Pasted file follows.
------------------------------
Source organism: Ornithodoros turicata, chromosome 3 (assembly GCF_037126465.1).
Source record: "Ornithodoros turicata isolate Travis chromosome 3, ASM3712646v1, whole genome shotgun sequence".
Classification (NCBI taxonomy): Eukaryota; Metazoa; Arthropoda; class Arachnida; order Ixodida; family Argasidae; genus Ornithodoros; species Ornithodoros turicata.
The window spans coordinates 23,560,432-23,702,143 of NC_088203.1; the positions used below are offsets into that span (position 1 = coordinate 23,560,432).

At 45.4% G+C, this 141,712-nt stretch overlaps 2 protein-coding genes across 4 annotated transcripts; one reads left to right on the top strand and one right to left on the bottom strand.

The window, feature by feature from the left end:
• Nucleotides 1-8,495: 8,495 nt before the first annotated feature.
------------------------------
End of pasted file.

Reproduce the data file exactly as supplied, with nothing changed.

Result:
Source organism: Ornithodoros turicata, chromosome 3 (assembly GCF_037126465.1).
Source record: "Ornithodoros turicata isolate Travis chromosome 3, ASM3712646v1, whole genome shotgun sequence".
Classification (NCBI taxonomy): Eukaryota; Metazoa; Arthropoda; class Arachnida; order Ixodida; family Argasidae; genus Ornithodoros; species Ornithodoros turicata.
The window spans coordinates 23,560,432-23,702,143 of NC_088203.1; the positions used below are offsets into that span (position 1 = coordinate 23,560,432).

At 45.4% G+C, this 141,712-nt stretch overlaps 2 protein-coding genes across 4 annotated transcripts; one reads left to right on the top strand and one right to left on the bottom strand.

The window, feature by feature from the left end:
• Nucleotides 1-8,495: 8,495 nt before the first annotated feature.